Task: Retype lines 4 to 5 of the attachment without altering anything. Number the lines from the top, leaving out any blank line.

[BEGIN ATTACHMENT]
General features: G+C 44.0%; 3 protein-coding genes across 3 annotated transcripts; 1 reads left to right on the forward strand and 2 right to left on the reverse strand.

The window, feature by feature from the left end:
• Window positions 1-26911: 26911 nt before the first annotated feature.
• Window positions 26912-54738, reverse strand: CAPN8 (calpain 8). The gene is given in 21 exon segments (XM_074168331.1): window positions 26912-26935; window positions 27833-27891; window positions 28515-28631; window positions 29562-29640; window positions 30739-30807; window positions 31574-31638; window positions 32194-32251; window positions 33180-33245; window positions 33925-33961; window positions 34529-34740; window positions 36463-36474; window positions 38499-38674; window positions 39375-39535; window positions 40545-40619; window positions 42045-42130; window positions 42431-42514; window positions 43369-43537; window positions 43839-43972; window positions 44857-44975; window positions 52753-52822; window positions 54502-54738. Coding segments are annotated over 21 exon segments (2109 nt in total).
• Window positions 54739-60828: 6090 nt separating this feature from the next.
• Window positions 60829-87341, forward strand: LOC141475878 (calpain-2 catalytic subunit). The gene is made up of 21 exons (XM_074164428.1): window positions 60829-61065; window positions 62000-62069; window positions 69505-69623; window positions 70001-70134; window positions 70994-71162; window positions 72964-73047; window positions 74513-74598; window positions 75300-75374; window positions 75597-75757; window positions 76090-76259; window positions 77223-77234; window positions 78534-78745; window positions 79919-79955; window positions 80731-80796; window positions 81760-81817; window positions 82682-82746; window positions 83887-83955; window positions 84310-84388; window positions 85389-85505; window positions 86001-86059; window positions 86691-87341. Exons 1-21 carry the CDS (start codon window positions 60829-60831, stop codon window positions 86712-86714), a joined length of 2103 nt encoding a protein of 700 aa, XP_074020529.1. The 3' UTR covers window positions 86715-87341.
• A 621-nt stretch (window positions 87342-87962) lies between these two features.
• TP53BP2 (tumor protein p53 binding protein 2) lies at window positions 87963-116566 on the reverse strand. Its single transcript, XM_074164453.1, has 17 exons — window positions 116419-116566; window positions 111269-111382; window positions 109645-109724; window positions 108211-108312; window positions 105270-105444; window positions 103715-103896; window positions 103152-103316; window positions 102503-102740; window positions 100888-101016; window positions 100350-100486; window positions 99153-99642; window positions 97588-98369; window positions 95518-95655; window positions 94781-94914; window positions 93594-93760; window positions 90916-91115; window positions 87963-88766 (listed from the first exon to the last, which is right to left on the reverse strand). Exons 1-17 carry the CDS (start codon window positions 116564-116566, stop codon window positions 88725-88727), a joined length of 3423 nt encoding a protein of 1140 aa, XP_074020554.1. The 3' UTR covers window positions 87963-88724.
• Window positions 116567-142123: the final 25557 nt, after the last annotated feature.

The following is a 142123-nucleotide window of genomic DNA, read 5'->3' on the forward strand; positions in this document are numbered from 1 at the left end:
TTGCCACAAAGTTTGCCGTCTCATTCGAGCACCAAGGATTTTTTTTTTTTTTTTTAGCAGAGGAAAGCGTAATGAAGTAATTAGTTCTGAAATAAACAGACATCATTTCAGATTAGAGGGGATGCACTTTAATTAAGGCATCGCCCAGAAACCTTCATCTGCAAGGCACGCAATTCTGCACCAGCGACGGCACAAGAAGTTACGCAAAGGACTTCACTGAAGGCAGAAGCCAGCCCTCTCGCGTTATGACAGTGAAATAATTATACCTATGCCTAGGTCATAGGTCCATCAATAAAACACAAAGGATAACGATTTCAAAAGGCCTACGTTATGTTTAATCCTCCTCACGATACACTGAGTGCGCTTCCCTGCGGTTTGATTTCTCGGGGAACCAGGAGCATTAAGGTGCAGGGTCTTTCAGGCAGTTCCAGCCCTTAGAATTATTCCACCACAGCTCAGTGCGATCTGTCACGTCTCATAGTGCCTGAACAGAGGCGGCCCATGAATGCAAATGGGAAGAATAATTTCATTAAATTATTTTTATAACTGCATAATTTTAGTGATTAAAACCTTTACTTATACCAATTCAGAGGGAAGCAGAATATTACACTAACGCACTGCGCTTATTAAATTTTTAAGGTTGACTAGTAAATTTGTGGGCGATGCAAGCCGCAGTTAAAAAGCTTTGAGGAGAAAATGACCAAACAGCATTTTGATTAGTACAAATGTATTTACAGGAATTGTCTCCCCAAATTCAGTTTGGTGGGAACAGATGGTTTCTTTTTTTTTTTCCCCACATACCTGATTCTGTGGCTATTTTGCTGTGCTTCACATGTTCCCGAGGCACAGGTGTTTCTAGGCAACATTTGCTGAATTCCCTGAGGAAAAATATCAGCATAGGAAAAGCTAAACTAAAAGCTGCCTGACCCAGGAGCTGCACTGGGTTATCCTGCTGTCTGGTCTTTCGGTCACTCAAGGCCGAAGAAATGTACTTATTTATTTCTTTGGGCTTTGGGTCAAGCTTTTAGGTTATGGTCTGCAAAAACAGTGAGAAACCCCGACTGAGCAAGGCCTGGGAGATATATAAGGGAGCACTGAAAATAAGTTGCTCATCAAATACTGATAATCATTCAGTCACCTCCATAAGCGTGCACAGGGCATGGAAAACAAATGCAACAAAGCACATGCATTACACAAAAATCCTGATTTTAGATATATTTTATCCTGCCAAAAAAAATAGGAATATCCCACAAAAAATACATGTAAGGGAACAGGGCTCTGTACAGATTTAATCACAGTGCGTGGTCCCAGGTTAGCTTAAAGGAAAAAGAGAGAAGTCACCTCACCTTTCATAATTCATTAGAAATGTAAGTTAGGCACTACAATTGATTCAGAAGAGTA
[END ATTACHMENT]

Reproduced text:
• Window positions 26912-54738, reverse strand: CAPN8 (calpain 8). The gene is given in 21 exon segments (XM_074168331.1): window positions 26912-26935; window positions 27833-27891; window positions 28515-28631; window positions 29562-29640; window positions 30739-30807; window positions 31574-31638; window positions 32194-32251; window positions 33180-33245; window positions 33925-33961; window positions 34529-34740; window positions 36463-36474; window positions 38499-38674; window positions 39375-39535; window positions 40545-40619; window positions 42045-42130; window positions 42431-42514; window positions 43369-43537; window positions 43839-43972; window positions 44857-44975; window positions 52753-52822; window positions 54502-54738. Coding segments are annotated over 21 exon segments (2109 nt in total).
• Window positions 54739-60828: 6090 nt separating this feature from the next.